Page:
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Okay, but only for a little while, then back to work.

So, yeah.  A barebones form rejection from an associate agent was exactly the kind of rejection I needed.  It doesn’t mean that Garnets and Guardians is unwanted trash.  It doesn’t reflect on my writing in any way.  It simply means the agency wasn’t hooked by my query, if they even read it at all.  And that’s okay.  I’m more worried about when the rejections get personal, because then I’ll know it’s my fault.  I might start getting really discouraged at that point.  Until then, I’ll just keep writing and submitting and collecting my rejections.  That’s all I can do.

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Don’t let the rejections get you down!

How do you feel about form rejections?  If they get you down, do you have any kind of ritual to help improve your mood again?  Feel free to share any thoughts, stories, questions, or whatever here or on my social media pages!

Rejected and Discouraged and That’s Okay

Hello there!  It’s almost the new year, so I should probably be writing about resolutions and all of that good stuff, but no.  I don’t do the whole “New Year’s Resolution!” thing.  Honestly, all they are 99.9% of the time are promises that aren’t followed through on.  Yeah… I’ll pass.  Instead, I’m going to be a bit of a downer and ramble for a while about how rejection and self-doubt are pretty much the norm for a writer.  But that’s okay.  It’s not the end of the world.

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Oh, Calvin.  Never change.

 

So, I’m going to let you in on a little secret: I haven’t written anything aside from blog posts and a measly 200 words this month.  And no, I have no plans to remedy that in the next few days.  Why?  Because, I reached a point where I was feeling utterly discouraged and hit that “what’s the point?” wall.  For everyone who’s wondering if maybe I’m depressed, no.  It’s completely different.  It’s that angry “want to punch someone (except it’s not really anyone’s fault, so I have no one to direct said anger at) in the reproductive organs” type of feeling.  For me, at least.  Super annoying, right?

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Face works, too.  Not going to lie, this is oddly cathartic to watch.

 

 Nothing big happened to make me feel this way, it was just an accumulation of all the little things.  I suppose the most obvious thing would be the rejection slips that keep coming in from the places I submit short stories to.  I know they’re the hardest part of this whole writing gig for a lot of people, and yeah, I admit that sometimes they hurt, but I was ready for that going in.  It wasn’t until I got one last month (when I was already starting to feel the rage build) that it really got to me.  I had to stop and remind myself that rejection doesn’t equal failure.  My manuscript probably wasn’t even read!  Not that that makes any of this better, but it most likely sat in a slush pile for six months (and that’s a quick response time) only to have someone glance at the first sentence (if that much) and hit the reject button.  Call me cynical, but that’s how I picture it.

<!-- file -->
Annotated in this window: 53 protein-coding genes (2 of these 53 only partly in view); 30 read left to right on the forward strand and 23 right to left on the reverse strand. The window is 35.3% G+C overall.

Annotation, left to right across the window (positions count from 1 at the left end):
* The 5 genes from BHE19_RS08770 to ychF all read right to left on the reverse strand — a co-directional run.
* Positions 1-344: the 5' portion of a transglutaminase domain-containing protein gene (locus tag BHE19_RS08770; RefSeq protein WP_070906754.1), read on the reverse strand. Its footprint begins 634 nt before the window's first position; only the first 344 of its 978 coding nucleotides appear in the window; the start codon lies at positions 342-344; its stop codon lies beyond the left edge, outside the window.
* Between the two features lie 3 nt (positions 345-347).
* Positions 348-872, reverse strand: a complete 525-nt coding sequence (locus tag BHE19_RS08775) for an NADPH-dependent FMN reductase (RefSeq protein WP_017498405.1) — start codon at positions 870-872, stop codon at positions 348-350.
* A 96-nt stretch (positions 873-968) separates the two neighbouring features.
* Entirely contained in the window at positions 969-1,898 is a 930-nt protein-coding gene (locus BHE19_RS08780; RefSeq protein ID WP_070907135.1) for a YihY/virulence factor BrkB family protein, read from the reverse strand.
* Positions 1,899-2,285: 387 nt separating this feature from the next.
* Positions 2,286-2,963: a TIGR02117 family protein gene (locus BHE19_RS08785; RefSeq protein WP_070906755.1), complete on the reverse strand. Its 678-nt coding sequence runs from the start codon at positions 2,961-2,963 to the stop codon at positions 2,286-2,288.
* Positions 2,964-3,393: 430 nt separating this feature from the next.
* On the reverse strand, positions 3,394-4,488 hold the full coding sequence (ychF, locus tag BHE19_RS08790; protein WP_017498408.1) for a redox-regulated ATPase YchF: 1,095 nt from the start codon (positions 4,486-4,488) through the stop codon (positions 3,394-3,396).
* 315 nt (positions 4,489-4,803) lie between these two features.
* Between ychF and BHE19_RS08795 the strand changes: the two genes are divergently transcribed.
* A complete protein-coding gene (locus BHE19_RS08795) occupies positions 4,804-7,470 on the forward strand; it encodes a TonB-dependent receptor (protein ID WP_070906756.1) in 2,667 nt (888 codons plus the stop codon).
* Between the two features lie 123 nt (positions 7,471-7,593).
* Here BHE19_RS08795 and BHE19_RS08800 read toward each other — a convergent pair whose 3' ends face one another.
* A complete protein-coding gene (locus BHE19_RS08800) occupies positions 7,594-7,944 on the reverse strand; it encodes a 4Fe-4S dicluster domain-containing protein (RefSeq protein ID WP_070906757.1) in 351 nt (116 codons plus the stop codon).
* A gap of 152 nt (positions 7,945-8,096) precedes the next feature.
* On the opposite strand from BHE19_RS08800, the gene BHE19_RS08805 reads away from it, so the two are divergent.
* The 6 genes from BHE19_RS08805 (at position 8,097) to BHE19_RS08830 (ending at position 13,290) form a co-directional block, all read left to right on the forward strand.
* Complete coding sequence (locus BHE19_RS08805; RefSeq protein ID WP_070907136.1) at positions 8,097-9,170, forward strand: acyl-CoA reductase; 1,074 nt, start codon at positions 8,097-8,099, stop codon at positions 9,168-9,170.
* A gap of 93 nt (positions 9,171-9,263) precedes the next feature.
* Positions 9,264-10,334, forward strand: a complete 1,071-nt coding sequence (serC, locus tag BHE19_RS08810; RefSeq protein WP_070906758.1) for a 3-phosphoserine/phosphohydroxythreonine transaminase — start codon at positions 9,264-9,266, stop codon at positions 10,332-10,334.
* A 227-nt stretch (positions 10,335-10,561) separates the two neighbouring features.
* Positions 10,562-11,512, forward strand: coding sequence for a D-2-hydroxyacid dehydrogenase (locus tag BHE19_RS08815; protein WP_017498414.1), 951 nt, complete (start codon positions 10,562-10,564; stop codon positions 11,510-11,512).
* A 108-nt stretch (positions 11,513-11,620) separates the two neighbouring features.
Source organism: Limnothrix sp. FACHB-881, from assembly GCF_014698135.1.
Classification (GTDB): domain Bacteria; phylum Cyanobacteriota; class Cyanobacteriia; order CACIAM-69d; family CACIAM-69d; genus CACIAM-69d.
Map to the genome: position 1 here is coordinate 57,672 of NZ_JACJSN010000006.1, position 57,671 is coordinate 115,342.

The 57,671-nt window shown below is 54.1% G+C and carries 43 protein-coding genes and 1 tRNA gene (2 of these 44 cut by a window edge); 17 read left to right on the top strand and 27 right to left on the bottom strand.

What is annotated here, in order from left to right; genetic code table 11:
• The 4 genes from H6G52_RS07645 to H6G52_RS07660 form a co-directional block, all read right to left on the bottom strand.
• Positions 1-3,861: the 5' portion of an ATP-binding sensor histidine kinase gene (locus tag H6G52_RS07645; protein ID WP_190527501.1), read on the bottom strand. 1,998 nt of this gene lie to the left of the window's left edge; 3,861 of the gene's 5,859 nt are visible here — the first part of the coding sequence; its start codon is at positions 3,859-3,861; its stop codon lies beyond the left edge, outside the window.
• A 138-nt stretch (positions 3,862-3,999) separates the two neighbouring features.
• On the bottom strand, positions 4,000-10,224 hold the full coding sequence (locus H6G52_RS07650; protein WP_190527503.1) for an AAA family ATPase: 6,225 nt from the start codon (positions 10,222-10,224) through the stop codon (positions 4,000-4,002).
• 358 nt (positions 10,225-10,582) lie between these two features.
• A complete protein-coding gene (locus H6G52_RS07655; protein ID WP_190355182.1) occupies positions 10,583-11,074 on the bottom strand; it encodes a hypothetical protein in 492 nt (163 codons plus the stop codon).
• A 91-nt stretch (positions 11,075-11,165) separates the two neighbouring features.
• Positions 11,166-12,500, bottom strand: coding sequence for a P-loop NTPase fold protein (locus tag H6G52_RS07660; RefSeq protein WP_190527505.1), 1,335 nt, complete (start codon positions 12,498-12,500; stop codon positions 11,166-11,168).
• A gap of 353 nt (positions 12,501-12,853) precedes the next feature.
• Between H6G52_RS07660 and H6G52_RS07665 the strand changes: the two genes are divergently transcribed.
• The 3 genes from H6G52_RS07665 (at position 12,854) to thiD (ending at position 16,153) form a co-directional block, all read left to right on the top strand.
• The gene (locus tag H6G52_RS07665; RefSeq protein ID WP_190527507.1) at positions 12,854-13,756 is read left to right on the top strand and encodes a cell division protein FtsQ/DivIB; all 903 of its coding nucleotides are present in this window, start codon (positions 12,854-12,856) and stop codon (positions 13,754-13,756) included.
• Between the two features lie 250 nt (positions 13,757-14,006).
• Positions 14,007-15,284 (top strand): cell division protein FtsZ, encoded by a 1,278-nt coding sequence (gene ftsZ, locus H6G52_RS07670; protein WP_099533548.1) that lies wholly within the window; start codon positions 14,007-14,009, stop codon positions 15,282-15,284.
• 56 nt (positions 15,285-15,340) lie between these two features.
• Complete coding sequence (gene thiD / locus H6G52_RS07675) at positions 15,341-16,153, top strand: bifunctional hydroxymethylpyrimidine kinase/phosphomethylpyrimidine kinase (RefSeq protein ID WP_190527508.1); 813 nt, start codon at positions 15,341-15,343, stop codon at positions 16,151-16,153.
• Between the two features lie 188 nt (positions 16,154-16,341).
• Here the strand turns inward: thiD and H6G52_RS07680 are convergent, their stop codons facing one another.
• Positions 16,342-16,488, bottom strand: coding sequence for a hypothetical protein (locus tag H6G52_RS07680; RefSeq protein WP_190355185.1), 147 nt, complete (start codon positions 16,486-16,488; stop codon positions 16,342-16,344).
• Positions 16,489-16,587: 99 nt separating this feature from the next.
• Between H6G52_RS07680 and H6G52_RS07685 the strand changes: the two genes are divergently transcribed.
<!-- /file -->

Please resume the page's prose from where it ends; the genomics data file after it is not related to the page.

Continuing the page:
Speaking of six months in a slush pile, that’s what gets to me the most: the waiting.  Whether you’re sending it to a magazine or an agent or just your best writer pal for feedback, writing is mostly a waiting game.  Contrary to my behavior, I’m actually an exceedingly impatient person.  I was raised to get things done in a timely manner, to always meet deadlines, yadda yadda.  You know that whole “if you’re only five minutes early, you’re late” thing?  That.  So, the waiting gets to me.  I start thinking things must really suck (which is fine, just tell me that so I can fix it or move on).  But people in the writing field, like many creative folks, seem to have no concept of the movement of time outside of their stories.  I’m going to have to get used to that.  But, for now, I’m wallowing in the self-doubt it causes.

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Yes!

 

But you know what?  It’s okay to wallow sometimes.  Taking a long break can be helpful.  Recharging is needed.  In the past month, I’ve tweaked the plot on my novel-in-progress, come up with two ideas for other novels (possibly screenplays, I haven’t decided), and finally took the time to look at my screenplay-in-progress (which I’m thinking about getting back to in January).  I think I just needed some time to refuel.  In other words, know when to push through the pity party and when to embrace it.

I’ll see you next year!